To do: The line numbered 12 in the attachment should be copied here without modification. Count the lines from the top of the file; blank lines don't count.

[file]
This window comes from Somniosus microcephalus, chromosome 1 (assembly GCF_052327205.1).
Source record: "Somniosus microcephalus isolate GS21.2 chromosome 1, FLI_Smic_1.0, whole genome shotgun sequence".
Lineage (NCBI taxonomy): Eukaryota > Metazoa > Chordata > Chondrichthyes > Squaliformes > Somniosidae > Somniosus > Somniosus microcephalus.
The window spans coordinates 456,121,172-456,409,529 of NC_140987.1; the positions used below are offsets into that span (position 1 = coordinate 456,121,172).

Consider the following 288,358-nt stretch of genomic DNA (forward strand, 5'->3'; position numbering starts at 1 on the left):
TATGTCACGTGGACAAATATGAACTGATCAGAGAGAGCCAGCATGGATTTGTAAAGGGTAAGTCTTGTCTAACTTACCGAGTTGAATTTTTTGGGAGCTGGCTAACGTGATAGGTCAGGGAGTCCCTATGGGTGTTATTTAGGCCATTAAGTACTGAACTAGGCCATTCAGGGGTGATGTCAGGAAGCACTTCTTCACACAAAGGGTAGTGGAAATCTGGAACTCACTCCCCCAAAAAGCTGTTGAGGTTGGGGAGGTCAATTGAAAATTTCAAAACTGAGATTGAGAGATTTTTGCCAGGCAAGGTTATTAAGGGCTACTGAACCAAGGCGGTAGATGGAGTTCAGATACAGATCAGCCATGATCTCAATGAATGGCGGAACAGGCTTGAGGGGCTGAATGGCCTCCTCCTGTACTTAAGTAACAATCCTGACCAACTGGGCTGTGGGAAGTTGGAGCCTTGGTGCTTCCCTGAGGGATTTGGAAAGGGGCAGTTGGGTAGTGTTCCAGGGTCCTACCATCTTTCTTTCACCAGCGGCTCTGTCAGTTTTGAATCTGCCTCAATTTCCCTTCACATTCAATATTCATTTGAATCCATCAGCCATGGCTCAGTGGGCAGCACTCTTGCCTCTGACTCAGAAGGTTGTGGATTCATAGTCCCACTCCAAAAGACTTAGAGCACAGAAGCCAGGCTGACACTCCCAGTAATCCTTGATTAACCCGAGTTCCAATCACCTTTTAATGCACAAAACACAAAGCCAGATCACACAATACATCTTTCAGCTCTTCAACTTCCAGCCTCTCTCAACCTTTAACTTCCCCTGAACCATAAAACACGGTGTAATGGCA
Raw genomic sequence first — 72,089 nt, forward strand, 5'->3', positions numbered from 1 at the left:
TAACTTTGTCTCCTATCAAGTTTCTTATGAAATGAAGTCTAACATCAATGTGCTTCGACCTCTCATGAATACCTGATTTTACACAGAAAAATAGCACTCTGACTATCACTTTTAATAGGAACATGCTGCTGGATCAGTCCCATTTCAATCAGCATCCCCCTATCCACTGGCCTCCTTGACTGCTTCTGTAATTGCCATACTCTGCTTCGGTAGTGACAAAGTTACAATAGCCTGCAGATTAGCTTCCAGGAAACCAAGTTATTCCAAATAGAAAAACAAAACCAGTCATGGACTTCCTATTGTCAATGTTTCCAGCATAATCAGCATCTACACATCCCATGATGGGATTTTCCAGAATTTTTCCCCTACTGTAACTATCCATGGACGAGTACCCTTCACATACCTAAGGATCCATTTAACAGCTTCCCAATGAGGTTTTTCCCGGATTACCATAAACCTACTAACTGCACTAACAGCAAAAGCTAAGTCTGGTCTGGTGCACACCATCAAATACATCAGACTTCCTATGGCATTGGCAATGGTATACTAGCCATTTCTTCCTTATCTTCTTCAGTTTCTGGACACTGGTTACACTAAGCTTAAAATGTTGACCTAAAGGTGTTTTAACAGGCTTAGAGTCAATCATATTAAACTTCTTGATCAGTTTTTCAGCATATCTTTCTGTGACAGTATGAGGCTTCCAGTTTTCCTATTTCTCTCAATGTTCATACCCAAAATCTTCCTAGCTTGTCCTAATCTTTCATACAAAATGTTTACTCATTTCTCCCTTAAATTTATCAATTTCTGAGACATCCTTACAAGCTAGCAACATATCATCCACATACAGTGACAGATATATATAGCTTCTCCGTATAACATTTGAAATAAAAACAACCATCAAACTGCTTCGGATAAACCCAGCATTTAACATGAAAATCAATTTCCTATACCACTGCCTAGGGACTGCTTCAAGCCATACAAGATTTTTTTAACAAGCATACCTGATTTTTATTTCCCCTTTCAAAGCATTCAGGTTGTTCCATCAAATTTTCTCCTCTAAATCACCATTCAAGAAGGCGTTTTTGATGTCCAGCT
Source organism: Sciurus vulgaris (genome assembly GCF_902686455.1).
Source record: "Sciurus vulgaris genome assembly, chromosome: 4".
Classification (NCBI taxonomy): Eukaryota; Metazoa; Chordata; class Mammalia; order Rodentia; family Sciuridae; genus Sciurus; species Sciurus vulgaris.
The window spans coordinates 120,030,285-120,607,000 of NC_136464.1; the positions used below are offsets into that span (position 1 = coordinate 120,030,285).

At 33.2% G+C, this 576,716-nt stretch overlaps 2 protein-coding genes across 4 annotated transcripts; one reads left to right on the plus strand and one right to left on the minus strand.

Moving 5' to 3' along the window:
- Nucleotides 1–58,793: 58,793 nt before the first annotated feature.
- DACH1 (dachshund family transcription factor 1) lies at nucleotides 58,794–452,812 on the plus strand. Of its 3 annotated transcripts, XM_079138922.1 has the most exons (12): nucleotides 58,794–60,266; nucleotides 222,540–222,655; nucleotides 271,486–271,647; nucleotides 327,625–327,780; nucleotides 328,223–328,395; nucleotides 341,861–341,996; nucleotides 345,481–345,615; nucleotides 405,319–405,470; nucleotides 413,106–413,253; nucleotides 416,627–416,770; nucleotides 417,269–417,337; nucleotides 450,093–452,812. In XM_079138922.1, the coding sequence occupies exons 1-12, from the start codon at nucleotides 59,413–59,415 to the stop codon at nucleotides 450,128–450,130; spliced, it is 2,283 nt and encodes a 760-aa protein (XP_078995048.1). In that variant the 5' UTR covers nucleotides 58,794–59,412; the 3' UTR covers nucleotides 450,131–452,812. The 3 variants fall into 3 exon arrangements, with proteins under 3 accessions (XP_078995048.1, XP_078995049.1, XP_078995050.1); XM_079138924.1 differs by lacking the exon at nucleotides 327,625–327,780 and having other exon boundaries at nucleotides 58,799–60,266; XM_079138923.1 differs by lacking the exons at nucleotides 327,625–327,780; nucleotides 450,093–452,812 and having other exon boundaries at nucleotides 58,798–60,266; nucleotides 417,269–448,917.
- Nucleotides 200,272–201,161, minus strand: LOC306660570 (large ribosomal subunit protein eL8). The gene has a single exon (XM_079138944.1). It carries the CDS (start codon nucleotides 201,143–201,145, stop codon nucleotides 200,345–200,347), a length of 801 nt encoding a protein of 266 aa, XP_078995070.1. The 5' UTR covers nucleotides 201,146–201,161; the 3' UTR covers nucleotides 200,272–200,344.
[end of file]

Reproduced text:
The window spans coordinates 120,030,285-120,607,000 of NC_136464.1; the positions used below are offsets into that span (position 1 = coordinate 120,030,285).